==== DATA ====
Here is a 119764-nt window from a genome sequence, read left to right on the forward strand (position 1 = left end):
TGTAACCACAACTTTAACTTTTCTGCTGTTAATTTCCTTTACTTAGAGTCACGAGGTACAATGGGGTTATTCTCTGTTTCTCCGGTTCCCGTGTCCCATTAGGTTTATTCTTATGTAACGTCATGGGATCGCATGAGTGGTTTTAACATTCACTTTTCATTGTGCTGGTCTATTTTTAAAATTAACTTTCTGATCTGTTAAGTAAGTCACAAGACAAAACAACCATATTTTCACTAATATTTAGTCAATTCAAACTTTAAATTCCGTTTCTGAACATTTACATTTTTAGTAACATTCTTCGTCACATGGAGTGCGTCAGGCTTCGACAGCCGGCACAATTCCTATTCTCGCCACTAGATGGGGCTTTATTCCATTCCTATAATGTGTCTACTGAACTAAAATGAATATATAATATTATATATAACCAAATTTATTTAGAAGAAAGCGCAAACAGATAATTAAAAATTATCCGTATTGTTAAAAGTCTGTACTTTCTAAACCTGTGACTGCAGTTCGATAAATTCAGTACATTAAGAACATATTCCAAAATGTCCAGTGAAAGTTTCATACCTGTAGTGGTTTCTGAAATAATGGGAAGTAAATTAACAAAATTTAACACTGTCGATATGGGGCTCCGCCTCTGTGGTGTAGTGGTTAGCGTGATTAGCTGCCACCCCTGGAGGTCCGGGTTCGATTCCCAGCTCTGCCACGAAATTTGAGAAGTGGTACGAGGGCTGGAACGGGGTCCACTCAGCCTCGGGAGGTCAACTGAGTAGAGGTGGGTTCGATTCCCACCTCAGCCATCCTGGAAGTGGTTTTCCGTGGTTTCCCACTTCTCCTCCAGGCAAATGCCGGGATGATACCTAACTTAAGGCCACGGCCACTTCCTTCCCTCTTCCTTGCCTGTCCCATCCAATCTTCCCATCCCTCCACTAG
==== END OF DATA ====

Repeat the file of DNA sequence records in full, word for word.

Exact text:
Here is a 119764-nt window from a genome sequence, read left to right on the forward strand (position 1 = left end):
TGTAACCACAACTTTAACTTTTCTGCTGTTAATTTCCTTTACTTAGAGTCACGAGGTACAATGGGGTTATTCTCTGTTTCTCCGGTTCCCGTGTCCCATTAGGTTTATTCTTATGTAACGTCATGGGATCGCATGAGTGGTTTTAACATTCACTTTTCATTGTGCTGGTCTATTTTTAAAATTAACTTTCTGATCTGTTAAGTAAGTCACAAGACAAAACAACCATATTTTCACTAATATTTAGTCAATTCAAACTTTAAATTCCGTTTCTGAACATTTACATTTTTAGTAACATTCTTCGTCACATGGAGTGCGTCAGGCTTCGACAGCCGGCACAATTCCTATTCTCGCCACTAGATGGGGCTTTATTCCATTCCTATAATGTGTCTACTGAACTAAAATGAATATATAATATTATATATAACCAAATTTATTTAGAAGAAAGCGCAAACAGATAATTAAAAATTATCCGTATTGTTAAAAGTCTGTACTTTCTAAACCTGTGACTGCAGTTCGATAAATTCAGTACATTAAGAACATATTCCAAAATGTCCAGTGAAAGTTTCATACCTGTAGTGGTTTCTGAAATAATGGGAAGTAAATTAACAAAATTTAACACTGTCGATATGGGGCTCCGCCTCTGTGGTGTAGTGGTTAGCGTGATTAGCTGCCACCCCTGGAGGTCCGGGTTCGATTCCCAGCTCTGCCACGAAATTTGAGAAGTGGTACGAGGGCTGGAACGGGGTCCACTCAGCCTCGGGAGGTCAACTGAGTAGAGGTGGGTTCGATTCCCACCTCAGCCATCCTGGAAGTGGTTTTCCGTGGTTTCCCACTTCTCCTCCAGGCAAATGCCGGGATGATACCTAACTTAAGGCCACGGCCACTTCCTTCCCTCTTCCTTGCCTGTCCCATCCAATCTTCCCATCCCTCCACTAG